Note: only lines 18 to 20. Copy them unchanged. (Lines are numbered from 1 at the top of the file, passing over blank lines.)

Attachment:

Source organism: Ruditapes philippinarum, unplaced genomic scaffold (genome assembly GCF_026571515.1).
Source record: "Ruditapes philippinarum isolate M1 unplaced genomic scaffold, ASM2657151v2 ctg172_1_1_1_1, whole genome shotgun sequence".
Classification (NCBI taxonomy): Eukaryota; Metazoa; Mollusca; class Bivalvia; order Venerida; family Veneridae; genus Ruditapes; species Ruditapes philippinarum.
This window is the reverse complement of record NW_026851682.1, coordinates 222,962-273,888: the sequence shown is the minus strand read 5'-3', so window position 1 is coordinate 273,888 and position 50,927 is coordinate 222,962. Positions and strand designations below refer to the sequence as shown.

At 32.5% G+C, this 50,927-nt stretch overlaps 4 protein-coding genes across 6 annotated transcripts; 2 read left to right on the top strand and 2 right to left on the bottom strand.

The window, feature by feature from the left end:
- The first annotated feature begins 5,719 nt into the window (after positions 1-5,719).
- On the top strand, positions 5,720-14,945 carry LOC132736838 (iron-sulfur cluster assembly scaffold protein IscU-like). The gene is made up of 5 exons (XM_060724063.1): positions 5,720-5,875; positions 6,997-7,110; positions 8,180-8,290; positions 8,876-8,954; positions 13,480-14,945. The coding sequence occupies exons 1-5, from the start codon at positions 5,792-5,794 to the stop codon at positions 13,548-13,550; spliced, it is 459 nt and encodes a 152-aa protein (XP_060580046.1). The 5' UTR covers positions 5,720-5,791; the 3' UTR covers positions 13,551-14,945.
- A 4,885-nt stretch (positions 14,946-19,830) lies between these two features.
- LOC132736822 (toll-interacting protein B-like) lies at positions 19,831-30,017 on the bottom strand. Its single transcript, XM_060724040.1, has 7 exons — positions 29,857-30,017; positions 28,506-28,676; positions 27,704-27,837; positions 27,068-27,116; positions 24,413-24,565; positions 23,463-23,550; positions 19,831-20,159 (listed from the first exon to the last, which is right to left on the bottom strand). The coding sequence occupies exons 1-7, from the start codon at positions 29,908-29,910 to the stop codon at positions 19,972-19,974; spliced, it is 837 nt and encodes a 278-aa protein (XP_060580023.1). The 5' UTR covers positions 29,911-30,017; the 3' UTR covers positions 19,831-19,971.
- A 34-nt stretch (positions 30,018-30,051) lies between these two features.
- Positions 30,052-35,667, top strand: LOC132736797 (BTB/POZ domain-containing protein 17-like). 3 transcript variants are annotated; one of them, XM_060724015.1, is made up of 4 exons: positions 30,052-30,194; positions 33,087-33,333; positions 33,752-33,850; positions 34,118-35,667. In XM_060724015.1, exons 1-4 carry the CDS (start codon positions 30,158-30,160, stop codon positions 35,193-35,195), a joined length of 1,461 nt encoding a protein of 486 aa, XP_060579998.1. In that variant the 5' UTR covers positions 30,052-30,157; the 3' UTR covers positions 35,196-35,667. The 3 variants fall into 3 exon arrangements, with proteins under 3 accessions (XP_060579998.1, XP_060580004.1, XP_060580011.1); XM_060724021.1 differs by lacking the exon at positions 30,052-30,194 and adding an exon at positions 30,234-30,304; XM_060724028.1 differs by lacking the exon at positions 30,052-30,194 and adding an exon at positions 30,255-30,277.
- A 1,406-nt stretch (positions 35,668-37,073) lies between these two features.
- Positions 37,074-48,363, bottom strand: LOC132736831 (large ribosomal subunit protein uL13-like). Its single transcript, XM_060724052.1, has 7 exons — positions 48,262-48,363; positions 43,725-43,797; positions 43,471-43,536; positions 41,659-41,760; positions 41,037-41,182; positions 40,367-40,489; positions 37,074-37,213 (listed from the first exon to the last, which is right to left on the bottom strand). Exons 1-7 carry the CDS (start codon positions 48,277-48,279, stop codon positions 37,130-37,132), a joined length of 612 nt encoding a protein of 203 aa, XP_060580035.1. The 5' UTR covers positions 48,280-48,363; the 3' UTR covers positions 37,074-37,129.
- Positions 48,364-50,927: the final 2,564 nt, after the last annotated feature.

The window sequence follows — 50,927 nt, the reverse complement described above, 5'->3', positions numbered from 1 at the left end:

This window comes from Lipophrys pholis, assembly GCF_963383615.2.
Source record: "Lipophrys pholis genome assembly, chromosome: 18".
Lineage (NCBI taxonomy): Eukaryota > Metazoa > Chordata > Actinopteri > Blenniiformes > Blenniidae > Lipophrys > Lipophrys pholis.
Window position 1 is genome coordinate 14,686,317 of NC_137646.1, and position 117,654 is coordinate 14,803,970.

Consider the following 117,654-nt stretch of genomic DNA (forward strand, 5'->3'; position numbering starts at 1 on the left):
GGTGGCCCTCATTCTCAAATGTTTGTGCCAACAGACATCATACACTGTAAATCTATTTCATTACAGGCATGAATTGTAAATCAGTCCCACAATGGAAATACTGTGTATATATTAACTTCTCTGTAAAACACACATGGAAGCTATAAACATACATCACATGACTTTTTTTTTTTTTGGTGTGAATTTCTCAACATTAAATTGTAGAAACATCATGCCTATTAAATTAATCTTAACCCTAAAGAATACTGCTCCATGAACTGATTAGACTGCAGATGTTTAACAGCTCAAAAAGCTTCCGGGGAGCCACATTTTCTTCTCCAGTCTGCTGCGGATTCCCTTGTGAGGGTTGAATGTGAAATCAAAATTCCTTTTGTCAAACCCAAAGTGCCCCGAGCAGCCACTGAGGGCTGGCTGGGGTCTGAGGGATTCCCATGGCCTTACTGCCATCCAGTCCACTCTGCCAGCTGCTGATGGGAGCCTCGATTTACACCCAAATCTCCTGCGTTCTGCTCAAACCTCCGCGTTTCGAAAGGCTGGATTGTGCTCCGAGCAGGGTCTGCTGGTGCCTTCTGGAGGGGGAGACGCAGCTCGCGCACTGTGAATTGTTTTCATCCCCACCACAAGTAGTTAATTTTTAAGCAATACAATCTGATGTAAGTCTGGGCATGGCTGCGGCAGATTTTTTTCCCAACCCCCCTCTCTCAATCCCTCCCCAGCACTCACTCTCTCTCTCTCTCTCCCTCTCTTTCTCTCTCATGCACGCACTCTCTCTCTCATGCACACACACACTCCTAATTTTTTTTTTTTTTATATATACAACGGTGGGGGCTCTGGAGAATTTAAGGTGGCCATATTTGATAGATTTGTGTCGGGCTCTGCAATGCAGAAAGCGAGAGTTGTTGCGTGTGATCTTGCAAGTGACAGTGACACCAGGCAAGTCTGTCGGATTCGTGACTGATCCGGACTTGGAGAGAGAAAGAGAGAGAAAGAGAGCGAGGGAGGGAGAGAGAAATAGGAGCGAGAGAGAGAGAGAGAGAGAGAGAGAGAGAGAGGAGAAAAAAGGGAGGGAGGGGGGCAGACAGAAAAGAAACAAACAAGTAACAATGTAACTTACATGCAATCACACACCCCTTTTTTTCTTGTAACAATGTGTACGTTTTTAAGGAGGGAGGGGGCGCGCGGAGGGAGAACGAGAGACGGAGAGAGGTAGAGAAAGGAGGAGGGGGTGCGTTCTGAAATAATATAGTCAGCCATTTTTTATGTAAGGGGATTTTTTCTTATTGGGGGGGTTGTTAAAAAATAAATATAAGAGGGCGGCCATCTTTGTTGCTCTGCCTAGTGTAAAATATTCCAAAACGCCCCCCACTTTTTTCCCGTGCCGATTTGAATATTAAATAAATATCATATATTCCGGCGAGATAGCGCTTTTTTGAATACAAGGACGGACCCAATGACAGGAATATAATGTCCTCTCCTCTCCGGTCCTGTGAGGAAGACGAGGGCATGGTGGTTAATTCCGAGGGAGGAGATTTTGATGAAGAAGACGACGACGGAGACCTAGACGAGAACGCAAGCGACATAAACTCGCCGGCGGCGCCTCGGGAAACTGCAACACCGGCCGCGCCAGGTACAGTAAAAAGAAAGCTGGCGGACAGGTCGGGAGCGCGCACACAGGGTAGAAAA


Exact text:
Source record: "Lipophrys pholis genome assembly, chromosome: 18".
Lineage (NCBI taxonomy): Eukaryota > Metazoa > Chordata > Actinopteri > Blenniiformes > Blenniidae > Lipophrys > Lipophrys pholis.
Window position 1 is genome coordinate 14,686,317 of NC_137646.1, and position 117,654 is coordinate 14,803,970.